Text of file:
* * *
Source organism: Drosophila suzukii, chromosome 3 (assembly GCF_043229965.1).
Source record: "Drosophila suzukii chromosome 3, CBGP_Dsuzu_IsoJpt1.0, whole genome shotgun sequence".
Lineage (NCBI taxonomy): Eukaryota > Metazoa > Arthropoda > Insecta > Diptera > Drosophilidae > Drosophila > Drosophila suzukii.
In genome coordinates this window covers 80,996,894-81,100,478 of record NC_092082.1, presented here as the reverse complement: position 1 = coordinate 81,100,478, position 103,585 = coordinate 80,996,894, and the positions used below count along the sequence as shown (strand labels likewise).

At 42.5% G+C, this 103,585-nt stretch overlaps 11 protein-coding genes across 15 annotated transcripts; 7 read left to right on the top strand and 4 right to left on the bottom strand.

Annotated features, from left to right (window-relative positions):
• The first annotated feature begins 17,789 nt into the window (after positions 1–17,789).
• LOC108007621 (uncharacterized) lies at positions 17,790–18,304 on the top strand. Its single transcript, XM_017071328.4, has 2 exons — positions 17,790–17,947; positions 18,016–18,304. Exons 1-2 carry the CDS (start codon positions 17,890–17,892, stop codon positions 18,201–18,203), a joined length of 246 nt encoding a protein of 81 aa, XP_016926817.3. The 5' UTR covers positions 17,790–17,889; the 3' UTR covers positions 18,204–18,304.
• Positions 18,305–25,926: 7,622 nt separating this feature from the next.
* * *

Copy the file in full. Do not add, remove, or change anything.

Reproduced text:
Source organism: Drosophila suzukii, chromosome 3 (assembly GCF_043229965.1).
Source record: "Drosophila suzukii chromosome 3, CBGP_Dsuzu_IsoJpt1.0, whole genome shotgun sequence".
Lineage (NCBI taxonomy): Eukaryota > Metazoa > Arthropoda > Insecta > Diptera > Drosophilidae > Drosophila > Drosophila suzukii.
In genome coordinates this window covers 80,996,894-81,100,478 of record NC_092082.1, presented here as the reverse complement: position 1 = coordinate 81,100,478, position 103,585 = coordinate 80,996,894, and the positions used below count along the sequence as shown (strand labels likewise).

At 42.5% G+C, this 103,585-nt stretch overlaps 11 protein-coding genes across 15 annotated transcripts; 7 read left to right on the top strand and 4 right to left on the bottom strand.

Annotated features, from left to right (window-relative positions):
• The first annotated feature begins 17,789 nt into the window (after positions 1–17,789).
• LOC108007621 (uncharacterized) lies at positions 17,790–18,304 on the top strand. Its single transcript, XM_017071328.4, has 2 exons — positions 17,790–17,947; positions 18,016–18,304. Exons 1-2 carry the CDS (start codon positions 17,890–17,892, stop codon positions 18,201–18,203), a joined length of 246 nt encoding a protein of 81 aa, XP_016926817.3. The 5' UTR covers positions 17,790–17,889; the 3' UTR covers positions 18,204–18,304.
• Positions 18,305–25,926: 7,622 nt separating this feature from the next.